Teaching. Research. Exhibitions

Our Gallery exhibitions, MA and PhD programs, and research initiatives explore new ways of thinking about decorative arts, design history, and material culture. MORE
 


Beyond the Relic Cult of Art
Brooklyn Rail
From Aug. 20: I am nostalgic for a time before the modern concept of art forgery had gelled, when it was possible to imagine many ways for artworks to exist out of their time. I love the culture of Renaissance art because it was not settled in its categories, and produced art out of that unsettlement. It knew forgery, but it wrinkled time in other ways as well.
Share this article:   Share on FacebookTwitterShare on LinkedinE-mail article
READ MORE


The Most Expensive Colleges in the Country Are Art Schools, not Ivies
Washington Post
From April 2: I recently stumbled across this handy tool from the Department of Education, which generates lists of colleges by cost. The schools that usually get dinged for high tuition (and as a result, scare off low-income applicants) are the elite colleges. But many of those schools are quite rich and distribute a lot of financial aid.
Share this article:   Share on FacebookTwitterShare on LinkedinE-mail article
READ MORE


  Call for Applications:
The Georgia O’Keeffe Museum Research Center invites applications for fellowships in American Modernism for the 2015-2016 academic term.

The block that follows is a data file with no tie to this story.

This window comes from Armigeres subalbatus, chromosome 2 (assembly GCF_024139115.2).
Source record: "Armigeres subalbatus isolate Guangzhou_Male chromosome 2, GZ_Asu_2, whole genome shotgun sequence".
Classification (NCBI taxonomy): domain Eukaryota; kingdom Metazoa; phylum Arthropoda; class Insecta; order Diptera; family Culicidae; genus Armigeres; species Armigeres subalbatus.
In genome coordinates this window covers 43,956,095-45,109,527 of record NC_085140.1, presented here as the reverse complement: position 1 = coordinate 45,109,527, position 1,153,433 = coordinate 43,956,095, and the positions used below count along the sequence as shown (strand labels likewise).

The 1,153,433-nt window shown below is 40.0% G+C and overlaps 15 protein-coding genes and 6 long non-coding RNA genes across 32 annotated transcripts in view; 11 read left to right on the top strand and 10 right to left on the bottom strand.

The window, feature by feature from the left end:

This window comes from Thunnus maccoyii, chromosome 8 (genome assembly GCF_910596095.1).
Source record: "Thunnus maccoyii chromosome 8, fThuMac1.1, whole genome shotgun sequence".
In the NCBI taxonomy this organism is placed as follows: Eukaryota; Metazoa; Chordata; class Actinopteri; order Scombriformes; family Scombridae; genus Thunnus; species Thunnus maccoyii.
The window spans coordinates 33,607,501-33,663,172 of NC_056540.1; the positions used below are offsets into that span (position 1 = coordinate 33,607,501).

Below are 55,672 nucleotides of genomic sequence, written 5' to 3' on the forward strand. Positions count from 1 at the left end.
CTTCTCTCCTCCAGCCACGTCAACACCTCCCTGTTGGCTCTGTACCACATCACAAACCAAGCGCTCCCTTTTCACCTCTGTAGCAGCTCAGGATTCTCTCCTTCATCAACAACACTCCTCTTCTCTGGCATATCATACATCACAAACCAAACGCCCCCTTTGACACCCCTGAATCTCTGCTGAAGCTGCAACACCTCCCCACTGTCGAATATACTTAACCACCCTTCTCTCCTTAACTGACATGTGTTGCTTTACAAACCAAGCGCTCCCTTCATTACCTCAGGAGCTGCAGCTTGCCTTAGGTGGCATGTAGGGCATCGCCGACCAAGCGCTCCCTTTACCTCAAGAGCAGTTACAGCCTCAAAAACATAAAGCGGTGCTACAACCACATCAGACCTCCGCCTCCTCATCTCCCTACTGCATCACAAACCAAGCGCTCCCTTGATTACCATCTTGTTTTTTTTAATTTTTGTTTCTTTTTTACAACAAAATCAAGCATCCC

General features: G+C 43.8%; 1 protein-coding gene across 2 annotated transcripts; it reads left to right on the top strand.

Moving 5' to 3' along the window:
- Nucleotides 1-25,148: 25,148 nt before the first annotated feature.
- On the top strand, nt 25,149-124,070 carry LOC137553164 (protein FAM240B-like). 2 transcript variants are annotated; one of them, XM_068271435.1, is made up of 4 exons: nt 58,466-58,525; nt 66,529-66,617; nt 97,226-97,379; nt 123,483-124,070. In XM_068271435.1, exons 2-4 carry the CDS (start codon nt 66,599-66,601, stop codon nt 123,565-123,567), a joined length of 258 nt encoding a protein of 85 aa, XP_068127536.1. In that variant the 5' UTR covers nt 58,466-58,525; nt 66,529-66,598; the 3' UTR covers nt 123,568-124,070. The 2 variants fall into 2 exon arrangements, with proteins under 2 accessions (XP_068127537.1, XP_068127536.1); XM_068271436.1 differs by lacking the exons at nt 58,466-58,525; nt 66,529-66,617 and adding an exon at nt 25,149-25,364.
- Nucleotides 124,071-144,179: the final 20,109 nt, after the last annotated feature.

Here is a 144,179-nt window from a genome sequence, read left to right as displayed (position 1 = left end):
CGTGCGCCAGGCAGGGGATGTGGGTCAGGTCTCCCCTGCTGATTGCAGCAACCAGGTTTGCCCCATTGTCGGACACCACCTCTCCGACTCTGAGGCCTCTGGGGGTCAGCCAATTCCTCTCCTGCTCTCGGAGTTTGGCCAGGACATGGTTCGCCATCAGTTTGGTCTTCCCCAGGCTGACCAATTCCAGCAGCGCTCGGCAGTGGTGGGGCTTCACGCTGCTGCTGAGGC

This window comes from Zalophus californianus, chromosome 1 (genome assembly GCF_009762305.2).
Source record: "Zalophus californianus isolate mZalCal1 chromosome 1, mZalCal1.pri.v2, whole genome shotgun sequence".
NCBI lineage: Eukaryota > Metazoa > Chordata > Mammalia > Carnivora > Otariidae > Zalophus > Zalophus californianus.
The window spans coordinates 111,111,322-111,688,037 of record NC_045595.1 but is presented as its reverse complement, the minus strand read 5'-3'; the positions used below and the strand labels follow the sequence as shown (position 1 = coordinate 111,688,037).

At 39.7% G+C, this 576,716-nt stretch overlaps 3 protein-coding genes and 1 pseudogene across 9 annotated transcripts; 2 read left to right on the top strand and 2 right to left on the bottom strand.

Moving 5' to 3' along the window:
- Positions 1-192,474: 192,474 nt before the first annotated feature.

okeeffemuseum.org/fellowship-programs.html.

Deadline is December 1, 2014.
 


Whose Work Is It Really? On the Much-Maligned Role of the Artist's Assistant
Artslant
From Dec. 3: The job of artist's assistant has a confusing reputation in the press. Articles about the ongoing saga of Jasper Johns's civil suit against his longtime assistant for the theft and sale of $3.4 million of his drawings is a prime example of the way the media talks about the relationship between artist and assistant. The horrifyingly theft aside, one recent article about the incident presents the power difference between an artist and his assistant as tauntingly acute and palpable.
Share this article:   Share on FacebookTwitterShare on LinkedinE-mail article
READ MORE


Science and Art Meet, Unveiling Mystery and Cultural Tragedy
Inside Science
From Nov. 26: In the last decade, art conservators—the people who protect and preserve works of art—have begun practicing complicated science. Now they can tell more stories of the secret lives of artists, the chemistry behind great works, and why many of the most famous masterpieces no longer look anything like they did when they were painted. They also discovered that one form of paint may reduce great works of modern and Impressionist art into white canvases with smudges.